By contrast, disruptive innovations disrupt the performance improvement trajectory of an industry’s existing products. Disruptive technologies don’t appeal to existing customers—instead, they open up an entirely new market. Entrant firms—or startups—almost always become the dominant forces in producing and selling disruptive products.
Customers’ disinterest in disruptive technologies discourages established companies from investing in developing the disruptive products, which leads to the companies’ eventual downfalls. Those companies that fail to adopt the disruptive technologies get the rug pulled out from under them later, when they discover that the disruptive products are taking over their market because the technologies have improved enough to satisfy their customers.
Case Study: What Are Disruptive Innovations in the Disk Drive Industry?
The disk drive industry faced disruptions on several occasions when disk drives shrunk. Each time, dominant companies failed because they listened to their customers and chose not to adopt the disruptive technologies.
In the 1970s, high-capacity 14-inch disk drives were the standard for the large mainframe computers that businesses used for large data processing. Then entrant firms introduced the 8-inch disk drive. The 8-inch drive didn’t have enough capacity for mainframes, but its lower total price and smaller size attracted manufacturers in the emerging market of minicomputers, which were mid-sized servers for businesses and databases.
Over time, the 8-inch drive makers improved capacity enough to satisfy mainframe makers. The price of the 8-inch drive also dropped even lower, and soon 8-inch drives took over the mainframe market.
Most 14-inch drive manufacturers never produced 8-inch drives, because their customers—mainframe computer makers—didn’t want the smaller drives with insufficient capacity. By the time 8-inch drives improved enough to meet mainframe makers’ needs, a minority of 14-inch drive manufacturers introduced 8-inch products, but they couldn’t compete with the startups. (We’ll explain why in the coming sections.) Eventually, every 14-inch drive maker failed.
This pattern repeated a few more times:
- The disruptive 5.25-inch drive attracted the emerging market of personal desktop computer (PC) makers, and eventually took over the minicomputer market.
- The disruptive 3.5-inch drive attracted the emerging market of laptop makers, and eventually took over the PC market.
A major factor determining whether a company adapts to disruptive technologies is whether its customers are interested in the new technology.
The theory of value networks explains how customer input is part of a larger system that determines how companies respond to customer input, set and pursue goals, and react to industry changes, such as disruptive innovations.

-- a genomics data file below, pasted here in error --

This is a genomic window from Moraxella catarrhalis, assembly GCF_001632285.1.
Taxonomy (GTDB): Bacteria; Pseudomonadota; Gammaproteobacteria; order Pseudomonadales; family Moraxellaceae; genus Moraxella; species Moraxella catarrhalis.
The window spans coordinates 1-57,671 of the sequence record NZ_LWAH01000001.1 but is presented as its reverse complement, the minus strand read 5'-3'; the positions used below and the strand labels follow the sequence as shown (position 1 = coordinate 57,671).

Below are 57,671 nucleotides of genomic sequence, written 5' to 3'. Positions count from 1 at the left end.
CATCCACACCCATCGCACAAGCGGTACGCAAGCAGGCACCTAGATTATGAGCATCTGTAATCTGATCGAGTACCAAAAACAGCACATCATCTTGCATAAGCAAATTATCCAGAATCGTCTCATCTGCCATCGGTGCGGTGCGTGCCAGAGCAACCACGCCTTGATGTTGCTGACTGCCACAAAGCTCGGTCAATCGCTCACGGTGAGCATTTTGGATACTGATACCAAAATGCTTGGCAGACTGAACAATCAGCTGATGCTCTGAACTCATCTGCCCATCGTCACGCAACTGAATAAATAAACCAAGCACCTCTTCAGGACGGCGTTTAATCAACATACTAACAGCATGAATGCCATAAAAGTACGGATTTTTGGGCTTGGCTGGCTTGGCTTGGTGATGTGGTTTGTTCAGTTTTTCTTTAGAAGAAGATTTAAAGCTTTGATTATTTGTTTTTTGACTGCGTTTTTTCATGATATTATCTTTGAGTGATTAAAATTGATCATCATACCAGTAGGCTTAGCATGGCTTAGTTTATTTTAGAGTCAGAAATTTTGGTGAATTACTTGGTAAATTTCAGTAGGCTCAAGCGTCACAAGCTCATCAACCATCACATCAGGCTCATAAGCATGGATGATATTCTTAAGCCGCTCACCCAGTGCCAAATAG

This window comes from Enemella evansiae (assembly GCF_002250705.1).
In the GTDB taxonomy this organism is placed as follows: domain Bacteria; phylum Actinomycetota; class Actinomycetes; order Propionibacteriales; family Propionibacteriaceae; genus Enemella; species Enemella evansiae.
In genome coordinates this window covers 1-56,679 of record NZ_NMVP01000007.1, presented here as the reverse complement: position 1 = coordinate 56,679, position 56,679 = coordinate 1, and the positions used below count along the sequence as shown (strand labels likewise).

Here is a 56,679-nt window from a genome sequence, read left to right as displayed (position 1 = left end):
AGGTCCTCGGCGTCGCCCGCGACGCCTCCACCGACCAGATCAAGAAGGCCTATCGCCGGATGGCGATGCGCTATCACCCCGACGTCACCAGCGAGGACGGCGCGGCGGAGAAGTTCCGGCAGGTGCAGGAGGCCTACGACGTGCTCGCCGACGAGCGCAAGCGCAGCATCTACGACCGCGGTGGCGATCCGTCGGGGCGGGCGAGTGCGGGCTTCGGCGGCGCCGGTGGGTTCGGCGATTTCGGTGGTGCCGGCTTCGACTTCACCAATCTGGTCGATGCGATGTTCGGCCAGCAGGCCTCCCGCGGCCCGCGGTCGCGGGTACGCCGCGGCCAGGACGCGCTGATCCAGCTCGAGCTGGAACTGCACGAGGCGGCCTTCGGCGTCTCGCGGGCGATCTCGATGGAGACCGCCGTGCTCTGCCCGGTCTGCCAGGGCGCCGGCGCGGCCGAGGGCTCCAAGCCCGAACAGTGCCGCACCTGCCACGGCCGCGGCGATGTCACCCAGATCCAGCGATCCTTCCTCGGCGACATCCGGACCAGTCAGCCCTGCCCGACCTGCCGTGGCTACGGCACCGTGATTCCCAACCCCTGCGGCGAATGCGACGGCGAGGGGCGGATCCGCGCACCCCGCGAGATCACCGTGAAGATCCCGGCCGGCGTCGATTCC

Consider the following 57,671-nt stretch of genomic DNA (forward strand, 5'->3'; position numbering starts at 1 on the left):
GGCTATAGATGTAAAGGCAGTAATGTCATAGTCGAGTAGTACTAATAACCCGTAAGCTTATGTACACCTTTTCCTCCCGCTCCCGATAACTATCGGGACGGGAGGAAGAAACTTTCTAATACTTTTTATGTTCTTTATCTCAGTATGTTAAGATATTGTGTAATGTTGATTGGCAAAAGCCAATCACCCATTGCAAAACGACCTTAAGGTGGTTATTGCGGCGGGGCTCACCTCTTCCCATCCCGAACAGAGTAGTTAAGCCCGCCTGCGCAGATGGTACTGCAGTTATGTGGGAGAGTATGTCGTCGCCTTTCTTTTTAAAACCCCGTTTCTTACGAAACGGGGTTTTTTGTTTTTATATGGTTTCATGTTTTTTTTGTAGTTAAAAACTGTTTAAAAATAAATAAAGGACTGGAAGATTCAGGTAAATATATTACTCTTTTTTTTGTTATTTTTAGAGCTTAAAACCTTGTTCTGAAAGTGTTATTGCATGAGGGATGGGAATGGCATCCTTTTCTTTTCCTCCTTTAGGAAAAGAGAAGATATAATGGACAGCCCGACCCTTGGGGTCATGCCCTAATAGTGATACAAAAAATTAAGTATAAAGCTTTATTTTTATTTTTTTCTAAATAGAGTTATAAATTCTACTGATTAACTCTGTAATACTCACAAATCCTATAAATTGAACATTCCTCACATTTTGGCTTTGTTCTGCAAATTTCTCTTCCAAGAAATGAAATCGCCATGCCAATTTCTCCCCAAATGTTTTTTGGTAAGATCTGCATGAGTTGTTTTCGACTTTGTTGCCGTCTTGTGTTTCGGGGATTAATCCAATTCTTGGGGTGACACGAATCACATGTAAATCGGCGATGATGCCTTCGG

Just about every product requires specific component parts—for example, a mainframe computer needs circuit boards, a central processing unit, and disk drives—and each component part requires its own component parts. These parts are usually sourced from suppliers and manufacturers, creating a network of producers and markets.
Each nested network represents a unique value network, because the chain of supply and the products being manufactured determine each component’s value, based on two metrics:
- Performance attributes: These are the traits that customers value in a product—for example, small size and durability for laptops.
- Cost structures: These are determined by a product’s overhead costs, production volume, and price point, and they dictate the gross profit margins manufacturers need to cover costs.
A company’s value network provides the context for the organization’s decisions and actions, including how it approaches innovations. If an innovation affects a product’s attributes or cost in a way that is highly valued within the value network, then the company is more inclined to pursue it.
What are disruptive innovations and are they able to secure resources? This framework illustrates why established firms are reluctant to allocate limited resources—including time, money, and personnel—to these innovations, which have low value in both metrics:
- At first, disruptive innovations don’t have attributes that appeal to existing customers.
- Disruptive innovations seem to provide only low profits because they are initially marketable only to small, emerging markets.
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Here's what you'll find in our full The Innovator's Dilemma summary:
- Christensen's famous theory of disruptive innovation
- Why incumbent companies often ignore the disruptive threat, then move too slowly once the threat becomes obvious
- How you can disrupt entire industries yourself